We had the opportunity to ask Areon a few questions. Take a look at their thoughts on preparing for competitions, how to market yourself, as well as advice for upcoming flutists.
1. How did you all meet and how did Areon form?
The members of Areon met at different times in their flute careers. Jill and Kassey met at UC Santa Barbara in 2001 while Kassey was pursuing her graduate degree and Jill was pursuing her undergraduate degree. Kassey and Amelia were introduced to each other through Jill Felber during the summer of 2002. Soon afterwards, Kassey and Amelia began working together on numerous chamber music projects and decided to form their own group in 2005. Areon finally became a solid group when Jill joined in 2006.
2. Where did the unique ideas of the summer institute, chamber music institute and the chamber competitions come from? How did you learn how to market it and yourselves so well since those skills are rarely taught in college?
Areon began as a non-profit organization and several educational programs were developed to implement our mission statement. Part of Areon’s mission is to make flute chamber music an equal voice in the chamber music world leaving a new, diversified chamber music legacy. The Areon Summer Flute Institute is an extension of the week-long summer masterclass sessions that various other artists do. However, we thought it would be more beneficial to include younger students for exposure to in-depth technique, ensemble playing skills, music theory and music history instead of the basic masterclass format. The Areon Chamber Music Institute is an idea that developed as a way for us to share our passion for chamber music with future generations of flutists. The Areon Chamber Music Competition has two divisions: Performance and Composition. Both of these competitions are a way for us to help create opportunities for flute chamber music to flourish now and for the next generation. The new compositions generated from our competition greatly enhance the small body of good literature that is currently available.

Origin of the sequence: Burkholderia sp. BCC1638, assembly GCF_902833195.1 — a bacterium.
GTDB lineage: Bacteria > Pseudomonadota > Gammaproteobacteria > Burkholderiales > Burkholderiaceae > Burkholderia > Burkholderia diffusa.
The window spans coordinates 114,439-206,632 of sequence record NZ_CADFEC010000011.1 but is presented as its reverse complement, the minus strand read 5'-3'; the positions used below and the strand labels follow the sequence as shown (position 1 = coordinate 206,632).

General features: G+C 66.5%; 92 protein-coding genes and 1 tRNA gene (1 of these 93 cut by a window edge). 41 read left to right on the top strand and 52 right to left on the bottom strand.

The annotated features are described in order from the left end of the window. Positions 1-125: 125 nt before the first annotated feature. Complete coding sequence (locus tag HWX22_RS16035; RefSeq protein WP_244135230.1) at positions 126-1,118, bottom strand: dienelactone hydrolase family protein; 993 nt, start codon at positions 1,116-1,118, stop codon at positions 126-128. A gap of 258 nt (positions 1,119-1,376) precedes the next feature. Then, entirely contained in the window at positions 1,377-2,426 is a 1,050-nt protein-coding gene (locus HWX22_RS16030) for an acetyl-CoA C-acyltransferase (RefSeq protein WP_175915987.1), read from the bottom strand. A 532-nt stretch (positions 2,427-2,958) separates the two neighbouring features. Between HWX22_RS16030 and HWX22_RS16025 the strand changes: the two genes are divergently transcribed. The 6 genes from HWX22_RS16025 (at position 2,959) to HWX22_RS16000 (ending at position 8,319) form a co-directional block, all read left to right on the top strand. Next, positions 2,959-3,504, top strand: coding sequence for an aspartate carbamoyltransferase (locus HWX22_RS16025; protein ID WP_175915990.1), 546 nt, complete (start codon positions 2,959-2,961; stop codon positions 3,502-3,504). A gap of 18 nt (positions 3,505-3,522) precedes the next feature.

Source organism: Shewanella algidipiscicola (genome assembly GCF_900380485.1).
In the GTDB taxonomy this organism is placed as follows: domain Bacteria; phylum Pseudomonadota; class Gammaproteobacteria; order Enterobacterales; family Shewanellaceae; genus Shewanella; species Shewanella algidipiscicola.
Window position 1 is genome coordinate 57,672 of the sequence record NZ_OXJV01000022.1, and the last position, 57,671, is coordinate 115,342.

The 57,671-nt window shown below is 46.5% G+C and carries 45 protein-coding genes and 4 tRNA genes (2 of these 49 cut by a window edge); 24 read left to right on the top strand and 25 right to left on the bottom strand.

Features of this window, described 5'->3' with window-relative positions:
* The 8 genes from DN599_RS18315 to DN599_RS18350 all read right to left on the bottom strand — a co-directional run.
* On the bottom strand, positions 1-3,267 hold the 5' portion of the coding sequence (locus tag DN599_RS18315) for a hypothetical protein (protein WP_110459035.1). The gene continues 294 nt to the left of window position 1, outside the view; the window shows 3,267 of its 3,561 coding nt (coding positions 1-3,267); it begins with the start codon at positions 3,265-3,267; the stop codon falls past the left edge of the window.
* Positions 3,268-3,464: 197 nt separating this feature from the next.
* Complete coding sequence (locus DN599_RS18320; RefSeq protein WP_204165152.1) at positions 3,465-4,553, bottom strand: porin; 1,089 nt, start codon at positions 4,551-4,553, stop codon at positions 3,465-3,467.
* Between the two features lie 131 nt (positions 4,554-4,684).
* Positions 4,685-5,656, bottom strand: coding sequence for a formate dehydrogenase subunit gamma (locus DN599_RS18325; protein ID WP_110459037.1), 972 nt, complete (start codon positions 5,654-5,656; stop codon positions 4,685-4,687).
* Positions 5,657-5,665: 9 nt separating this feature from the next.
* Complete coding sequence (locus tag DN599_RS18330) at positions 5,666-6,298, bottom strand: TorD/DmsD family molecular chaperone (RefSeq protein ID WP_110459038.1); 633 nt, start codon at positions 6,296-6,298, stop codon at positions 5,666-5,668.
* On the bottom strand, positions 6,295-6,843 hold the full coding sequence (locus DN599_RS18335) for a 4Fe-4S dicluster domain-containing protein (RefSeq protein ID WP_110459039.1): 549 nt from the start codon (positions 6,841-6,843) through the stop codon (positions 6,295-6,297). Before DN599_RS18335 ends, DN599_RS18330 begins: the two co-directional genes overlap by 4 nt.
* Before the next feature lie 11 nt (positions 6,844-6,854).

In terms of marketing we spent a lot of time on developing our image as a group, and all of our marketing materials reflect who we are. Everything else just falls into place.
3. Who or what has been your greatest influence?
We all love non-classical music and want to be as in touch as possible with today’s audiences, so we’re constantly looking for ways to satisfy our goals as a group while appealing to a wider audience. This is why we are always commissioning and continue to hold our annual composition competition–we take pride in staying fresh. Our last album (released May 2012) includes lots of electronic beats, as well as a pop remix, mixed in with extended technique atonal pieces. Our past teachers, particularly Jill Felber and Claudia Anderson (both Miyazawa artists), have been endlessly inspirational and supportive from our outset. Their careers and professionalism showed us that we could also pursue our dreams of being a successful, unique, boundary-pushing chamber music group.
4. What does a typical practice session look like for each of you?
For individual practice, we spend a lot of time with warmup and technique exercises, like Moyse Daily Exercises and Taffanel + Gaubert. We collectively feel that if you feel in shape in general, you can play almost anything with greater ease.